The center of Grove Hall is commonly understood to be the intersection of Blue Hill Avenue with Washington Street and Warren Street. For the purposes of this study, Grove Hall is defined as the neighborhood which includes the area of the five U.S. Census tracts that surround that central crossroads. These five census tracts are 820, 821, 901, 902, and 903.
What follows is a list of the major topics covered in the study, with a few bullet points highlighting some of the facts uncovered.
Racial and Ethnic Trends
During the last decade, the number of Hispanics in this area increased from 3,414 to 5,171, an increase of over 50%, representing an increase from 20% to almost 30% of the entire population.
While the area has a Black or African American majority, the overall percentage of people in this area who are Black decreased from 73% to 64% since 2000.
Linguistic isolation refers to households where no one 14 and older speaks English very well, therefore facing social and economic challenges. Households in Grove Hall are more likely to be linguistically isolated than households across the nation and households across the state. Approximately 15.2% of households in Grove Hall are linguistically isolated.
Regarding age characteristics, the study shows that Grove Hall has a significantly higher percentage of young people than the city of Boston as a whole, as well as the state and nation. The area has 5,450 youth under the age of 18 years, who represent 30.6% of the total neighborhood population, compared with 16.8% in the city, 21.7% in the state, and 24% in the nation.
The number of youth between the ages of 12 and 18 in Grove Hall is 2,243 or 12.6% of the population, compared to only 7.5% in this age group for Boston overall.
After a steady decline in population from 1940 when the population was 30,307 to the year 2000 when there were 16,771 residents, the 2010 census shows an increase with a 6% climb over the past ten years to 17,823.
In Grove Hall, 71.9% of families with children under 18 are headed by single females and 7.2% are led by single men. Only about 21% of Grove Hall families with children under 18 have two parents present.
Single parent families with children under 18 in Grove Hall represent the majority of all families, 79%, compared with the national percentage of 34%, the state percentage of 32%, and the city of Boston percentage of 53%.
Economy and Poverty
The percent of people below the poverty level in Grove Hall is much higher than the city of Boston as a whole. The average of the percentages of people in poverty in each of the five census tracts is 37% compared to the city of Boston’s rate of 21%, the state’s rate of 10.5% and the national rate of 13.8%.
For youth and children under 18, 73.1% were under the poverty level in census tract 903 and 56.1% in census tract 902. This compares with 28.8% in the city of Boston overall and 13.2% for the state.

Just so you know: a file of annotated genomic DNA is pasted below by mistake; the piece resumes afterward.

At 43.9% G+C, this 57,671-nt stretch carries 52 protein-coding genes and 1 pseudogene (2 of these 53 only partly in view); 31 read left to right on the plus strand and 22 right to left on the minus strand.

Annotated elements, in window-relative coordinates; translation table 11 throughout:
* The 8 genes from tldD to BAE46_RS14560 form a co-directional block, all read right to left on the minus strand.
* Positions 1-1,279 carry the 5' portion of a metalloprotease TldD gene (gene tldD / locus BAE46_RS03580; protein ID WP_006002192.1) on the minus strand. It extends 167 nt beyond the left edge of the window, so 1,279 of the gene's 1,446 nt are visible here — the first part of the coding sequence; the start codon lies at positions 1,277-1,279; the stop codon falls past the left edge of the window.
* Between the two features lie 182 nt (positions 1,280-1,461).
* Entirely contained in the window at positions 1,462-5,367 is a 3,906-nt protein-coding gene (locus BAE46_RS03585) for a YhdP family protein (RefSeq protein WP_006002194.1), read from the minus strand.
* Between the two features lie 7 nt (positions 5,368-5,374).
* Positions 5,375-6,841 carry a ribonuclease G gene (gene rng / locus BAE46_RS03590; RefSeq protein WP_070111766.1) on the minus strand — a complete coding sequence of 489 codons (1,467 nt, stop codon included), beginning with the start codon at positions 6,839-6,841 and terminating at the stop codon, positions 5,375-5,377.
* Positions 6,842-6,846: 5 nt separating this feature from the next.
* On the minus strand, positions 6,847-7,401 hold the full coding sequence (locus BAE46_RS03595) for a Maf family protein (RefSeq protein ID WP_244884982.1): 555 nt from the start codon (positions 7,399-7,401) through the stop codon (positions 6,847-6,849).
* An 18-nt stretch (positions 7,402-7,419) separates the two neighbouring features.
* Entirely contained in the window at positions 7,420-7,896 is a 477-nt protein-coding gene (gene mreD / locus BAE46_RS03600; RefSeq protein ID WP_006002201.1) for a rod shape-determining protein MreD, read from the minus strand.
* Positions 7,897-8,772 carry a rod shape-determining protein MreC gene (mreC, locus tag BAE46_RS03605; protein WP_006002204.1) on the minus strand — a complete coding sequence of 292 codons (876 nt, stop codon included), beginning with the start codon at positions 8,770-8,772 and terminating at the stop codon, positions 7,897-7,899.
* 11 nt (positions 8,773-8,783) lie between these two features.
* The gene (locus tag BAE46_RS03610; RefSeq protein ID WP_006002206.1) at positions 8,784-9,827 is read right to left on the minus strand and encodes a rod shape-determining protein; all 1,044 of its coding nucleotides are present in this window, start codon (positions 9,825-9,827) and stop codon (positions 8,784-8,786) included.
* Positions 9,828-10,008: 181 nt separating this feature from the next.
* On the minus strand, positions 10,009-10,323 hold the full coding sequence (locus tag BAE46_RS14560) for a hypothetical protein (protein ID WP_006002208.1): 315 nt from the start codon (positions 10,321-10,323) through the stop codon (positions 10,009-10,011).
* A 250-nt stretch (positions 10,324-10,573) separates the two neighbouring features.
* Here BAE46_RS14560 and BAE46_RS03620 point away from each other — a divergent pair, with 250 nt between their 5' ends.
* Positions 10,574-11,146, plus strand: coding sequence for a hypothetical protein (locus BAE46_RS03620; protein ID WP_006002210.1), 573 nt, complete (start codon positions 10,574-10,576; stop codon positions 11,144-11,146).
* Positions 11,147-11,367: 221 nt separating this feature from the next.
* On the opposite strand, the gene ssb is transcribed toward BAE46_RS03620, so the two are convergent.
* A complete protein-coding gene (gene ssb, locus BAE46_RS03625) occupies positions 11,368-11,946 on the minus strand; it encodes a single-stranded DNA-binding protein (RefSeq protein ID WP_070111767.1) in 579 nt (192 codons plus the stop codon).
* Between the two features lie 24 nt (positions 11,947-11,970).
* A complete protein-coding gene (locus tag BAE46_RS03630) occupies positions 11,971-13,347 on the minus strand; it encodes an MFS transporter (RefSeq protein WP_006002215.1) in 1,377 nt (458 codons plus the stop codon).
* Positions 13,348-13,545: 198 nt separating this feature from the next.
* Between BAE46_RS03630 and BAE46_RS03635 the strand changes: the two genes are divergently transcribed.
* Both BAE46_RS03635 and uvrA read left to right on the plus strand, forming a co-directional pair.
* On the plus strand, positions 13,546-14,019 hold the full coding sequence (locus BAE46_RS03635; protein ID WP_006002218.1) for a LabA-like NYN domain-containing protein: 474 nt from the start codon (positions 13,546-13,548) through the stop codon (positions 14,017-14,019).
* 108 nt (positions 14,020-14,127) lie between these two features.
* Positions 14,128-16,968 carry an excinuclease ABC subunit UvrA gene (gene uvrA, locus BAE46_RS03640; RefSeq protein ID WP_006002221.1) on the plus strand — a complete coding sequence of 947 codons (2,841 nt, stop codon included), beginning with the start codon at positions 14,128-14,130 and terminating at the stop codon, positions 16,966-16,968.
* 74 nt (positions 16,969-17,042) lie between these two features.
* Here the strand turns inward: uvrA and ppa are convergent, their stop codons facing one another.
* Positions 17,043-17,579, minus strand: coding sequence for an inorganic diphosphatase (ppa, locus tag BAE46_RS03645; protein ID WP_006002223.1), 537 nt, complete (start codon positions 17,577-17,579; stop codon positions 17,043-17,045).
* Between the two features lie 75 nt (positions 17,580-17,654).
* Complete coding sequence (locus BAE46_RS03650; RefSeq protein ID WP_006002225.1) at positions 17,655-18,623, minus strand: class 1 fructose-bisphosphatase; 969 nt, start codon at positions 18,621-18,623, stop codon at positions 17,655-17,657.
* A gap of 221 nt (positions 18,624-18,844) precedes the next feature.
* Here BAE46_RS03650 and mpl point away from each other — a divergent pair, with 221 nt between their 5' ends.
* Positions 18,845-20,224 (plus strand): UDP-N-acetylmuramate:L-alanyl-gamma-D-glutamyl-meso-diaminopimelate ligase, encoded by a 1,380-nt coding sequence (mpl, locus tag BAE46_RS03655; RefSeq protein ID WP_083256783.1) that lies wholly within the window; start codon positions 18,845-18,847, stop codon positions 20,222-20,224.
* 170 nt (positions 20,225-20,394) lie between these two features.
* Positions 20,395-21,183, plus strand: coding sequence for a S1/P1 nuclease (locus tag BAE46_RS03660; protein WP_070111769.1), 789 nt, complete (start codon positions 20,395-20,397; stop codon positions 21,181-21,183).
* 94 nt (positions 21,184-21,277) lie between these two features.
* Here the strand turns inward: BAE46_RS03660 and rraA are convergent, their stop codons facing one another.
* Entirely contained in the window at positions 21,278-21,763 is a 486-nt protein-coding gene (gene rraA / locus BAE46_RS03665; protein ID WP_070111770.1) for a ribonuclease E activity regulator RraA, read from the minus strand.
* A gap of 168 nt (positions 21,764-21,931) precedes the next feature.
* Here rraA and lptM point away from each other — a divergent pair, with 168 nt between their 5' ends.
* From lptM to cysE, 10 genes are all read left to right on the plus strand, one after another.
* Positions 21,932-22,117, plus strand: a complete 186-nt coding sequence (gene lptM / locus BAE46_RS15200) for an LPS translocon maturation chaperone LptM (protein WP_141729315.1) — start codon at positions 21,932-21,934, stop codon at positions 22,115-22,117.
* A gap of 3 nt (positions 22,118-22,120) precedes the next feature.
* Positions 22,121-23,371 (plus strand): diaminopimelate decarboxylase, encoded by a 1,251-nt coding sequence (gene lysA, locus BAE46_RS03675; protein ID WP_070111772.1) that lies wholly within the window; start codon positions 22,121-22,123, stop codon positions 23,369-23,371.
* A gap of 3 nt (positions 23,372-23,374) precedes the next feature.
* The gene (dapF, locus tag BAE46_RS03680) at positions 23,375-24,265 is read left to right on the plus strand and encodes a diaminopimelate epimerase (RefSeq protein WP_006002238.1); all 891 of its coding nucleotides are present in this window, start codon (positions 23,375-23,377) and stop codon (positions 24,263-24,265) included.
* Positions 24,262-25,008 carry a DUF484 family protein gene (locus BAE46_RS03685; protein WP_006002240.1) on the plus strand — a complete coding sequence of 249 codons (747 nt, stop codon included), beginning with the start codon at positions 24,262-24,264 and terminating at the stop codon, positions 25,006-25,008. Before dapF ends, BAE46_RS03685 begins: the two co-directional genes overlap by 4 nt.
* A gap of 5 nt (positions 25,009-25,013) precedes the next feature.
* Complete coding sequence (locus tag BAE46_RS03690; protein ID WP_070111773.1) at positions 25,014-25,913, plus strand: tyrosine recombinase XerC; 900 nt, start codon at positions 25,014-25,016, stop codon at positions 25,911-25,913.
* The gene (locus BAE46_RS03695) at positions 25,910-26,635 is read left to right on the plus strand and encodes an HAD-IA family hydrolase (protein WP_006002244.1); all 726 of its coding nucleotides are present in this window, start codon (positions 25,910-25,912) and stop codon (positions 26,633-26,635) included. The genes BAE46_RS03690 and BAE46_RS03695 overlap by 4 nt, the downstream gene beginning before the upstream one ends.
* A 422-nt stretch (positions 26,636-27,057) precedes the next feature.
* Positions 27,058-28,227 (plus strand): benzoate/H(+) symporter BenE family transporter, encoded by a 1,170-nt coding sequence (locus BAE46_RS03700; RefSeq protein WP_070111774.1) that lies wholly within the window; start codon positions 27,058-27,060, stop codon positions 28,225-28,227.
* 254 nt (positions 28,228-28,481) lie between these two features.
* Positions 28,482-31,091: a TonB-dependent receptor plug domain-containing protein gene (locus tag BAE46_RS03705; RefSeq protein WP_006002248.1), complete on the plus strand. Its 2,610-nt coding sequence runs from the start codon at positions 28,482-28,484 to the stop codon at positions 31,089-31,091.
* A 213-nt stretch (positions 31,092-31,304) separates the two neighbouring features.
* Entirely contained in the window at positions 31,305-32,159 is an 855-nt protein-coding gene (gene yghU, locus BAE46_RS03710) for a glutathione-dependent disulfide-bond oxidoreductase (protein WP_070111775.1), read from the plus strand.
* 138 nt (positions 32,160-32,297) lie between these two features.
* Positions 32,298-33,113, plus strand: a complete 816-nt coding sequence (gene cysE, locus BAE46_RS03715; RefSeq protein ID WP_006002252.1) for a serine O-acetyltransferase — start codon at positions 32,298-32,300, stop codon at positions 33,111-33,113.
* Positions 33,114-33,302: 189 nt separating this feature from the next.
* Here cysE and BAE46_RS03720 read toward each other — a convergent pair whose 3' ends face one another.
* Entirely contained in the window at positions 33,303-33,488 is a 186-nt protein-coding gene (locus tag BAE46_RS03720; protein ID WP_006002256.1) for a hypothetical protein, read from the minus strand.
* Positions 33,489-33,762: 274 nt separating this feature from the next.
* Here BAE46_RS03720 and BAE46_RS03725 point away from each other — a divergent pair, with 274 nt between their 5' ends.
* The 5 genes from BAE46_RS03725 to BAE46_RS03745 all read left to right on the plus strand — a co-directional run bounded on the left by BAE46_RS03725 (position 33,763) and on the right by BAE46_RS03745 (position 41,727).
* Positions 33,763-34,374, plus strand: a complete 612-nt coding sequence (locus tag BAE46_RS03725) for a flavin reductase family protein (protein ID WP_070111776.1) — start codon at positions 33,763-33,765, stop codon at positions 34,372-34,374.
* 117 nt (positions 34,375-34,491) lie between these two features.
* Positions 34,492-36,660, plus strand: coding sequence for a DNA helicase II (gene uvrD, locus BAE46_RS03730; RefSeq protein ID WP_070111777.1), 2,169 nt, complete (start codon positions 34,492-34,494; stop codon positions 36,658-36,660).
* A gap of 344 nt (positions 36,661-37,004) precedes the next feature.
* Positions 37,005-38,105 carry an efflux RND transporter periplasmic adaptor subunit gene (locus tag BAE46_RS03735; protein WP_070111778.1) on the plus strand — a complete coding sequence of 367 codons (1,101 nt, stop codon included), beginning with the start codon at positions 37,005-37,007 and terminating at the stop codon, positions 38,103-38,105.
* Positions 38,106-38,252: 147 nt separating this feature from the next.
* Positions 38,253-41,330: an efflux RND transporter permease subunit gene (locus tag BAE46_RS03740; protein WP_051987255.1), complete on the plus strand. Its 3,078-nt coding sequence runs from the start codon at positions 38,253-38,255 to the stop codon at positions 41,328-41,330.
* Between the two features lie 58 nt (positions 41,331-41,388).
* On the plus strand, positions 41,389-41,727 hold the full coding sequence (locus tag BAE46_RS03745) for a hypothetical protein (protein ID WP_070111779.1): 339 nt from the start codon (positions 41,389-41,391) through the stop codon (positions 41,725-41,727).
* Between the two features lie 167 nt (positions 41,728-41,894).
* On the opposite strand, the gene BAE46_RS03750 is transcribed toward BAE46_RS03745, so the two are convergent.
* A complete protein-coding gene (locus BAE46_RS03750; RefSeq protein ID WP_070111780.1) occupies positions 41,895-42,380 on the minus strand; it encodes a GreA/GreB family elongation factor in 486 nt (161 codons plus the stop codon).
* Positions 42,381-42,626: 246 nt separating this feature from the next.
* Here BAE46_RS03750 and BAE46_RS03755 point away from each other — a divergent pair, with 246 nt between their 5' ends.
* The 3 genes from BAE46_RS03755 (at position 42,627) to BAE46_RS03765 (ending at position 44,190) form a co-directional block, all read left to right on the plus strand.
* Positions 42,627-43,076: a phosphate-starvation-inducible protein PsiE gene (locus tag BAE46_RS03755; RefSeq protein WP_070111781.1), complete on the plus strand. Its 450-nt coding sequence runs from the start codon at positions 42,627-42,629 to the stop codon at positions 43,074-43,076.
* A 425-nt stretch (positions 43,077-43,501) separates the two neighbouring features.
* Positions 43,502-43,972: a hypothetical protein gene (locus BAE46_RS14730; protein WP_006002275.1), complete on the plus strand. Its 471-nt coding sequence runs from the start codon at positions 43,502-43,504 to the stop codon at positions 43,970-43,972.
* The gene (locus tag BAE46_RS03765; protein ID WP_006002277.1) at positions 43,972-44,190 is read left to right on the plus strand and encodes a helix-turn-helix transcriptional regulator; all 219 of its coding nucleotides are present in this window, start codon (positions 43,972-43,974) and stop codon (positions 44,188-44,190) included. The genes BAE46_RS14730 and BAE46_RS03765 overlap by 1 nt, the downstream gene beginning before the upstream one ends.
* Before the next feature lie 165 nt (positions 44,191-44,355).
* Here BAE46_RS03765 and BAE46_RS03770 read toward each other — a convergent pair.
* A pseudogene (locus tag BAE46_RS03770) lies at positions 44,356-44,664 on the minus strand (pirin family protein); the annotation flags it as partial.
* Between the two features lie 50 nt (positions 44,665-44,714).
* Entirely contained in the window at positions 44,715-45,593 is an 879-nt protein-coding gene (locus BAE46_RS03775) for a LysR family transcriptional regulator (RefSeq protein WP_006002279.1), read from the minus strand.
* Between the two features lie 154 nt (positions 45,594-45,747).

There is a higher percentage of households receiving public assistance in Grove Hall than in the city, the state, and the nation. Since 2000, the number and percentage of households receiving public assistance has increased in four of the five census tracts. The Grove Hall census tract with the highest percentage of households receiving public assistance is census tract 903 with 21.7%.
Across the U.S., 65.1% of housing units are owner-occupied and 34.9% are renter-occupied. In Boston, 33.9% of all housing is owner-occupied, roughly half the national average. However, in Grove Hall, only 18.8% of the housing units are owner-occupied (1,274), while 81.2% are renter-occupied (5,495).
Education and Schools
Residents of Grove Hall have a lower level of educational attainment than the population of Boston, the state, or the nation. The percentage of people in Grove Hall with a bachelor’s degree or higher is only about 1/3 the percentage of the city or the state, and about 1/2 the national percentage.
More than one quarter of the residents of Grove Hall have not graduated from high school, whereas statewide, only 11% are not high school graduates. In census tract 901, over 32% of the population has not graduated from high school.
The Burke High School had only a 43.4% four-year graduation rate, one of the lowest in the city. This falls far below the overall Boston Public School four-year graduation rate of 64.4%. The Burke High School also had a very high dropout rate of 33.7% compared to 15.1% for Boston (in 2011).
To learn more about Grove Hall, read a Harvard University report here: https://www.hks.harvard.edu/content/download/68818/1248082/version/1/file/hotc_finalreport.pdf.
To view or download the complete Grove Hill Neighborhood Study, from which this article is derived, click HERE.
Barnicle, Mike. “A Street Forgotten.” Boston Globe, 1 April 1987, 17.
Billson, Janet Mancini. Pathways to Manhood: Young Black Males Struggle for Identity. Expanded 2nd edition. New Brunswick, N.J.: Transaction Publishers, 1996. Billson studies five young boys who grew up in Roxbury in the late 60s and early 70s.
“Blue Hill Avenue: Progress, 1993-2003.” City of Boston, Dept. of Neighborhood Development. www. cityofboston.gov/dnd/pdfs/BHA_Map_3FLAT.pdf (accessed 15 June 2009).
Boston Globe, June 2-June 6, 1967. Various articles on the Blue Hill Avenue Riots.
The Boston Plan: Revitalization of a Distressed Area: Blue Hill Avenue. Boston: City of Boston, 1987.
Boston Redevelopment Authority. The Blue Hill Avenue Corridor: A Progress Report and Guidelines for the Future. Boston: B.R.A., 1979.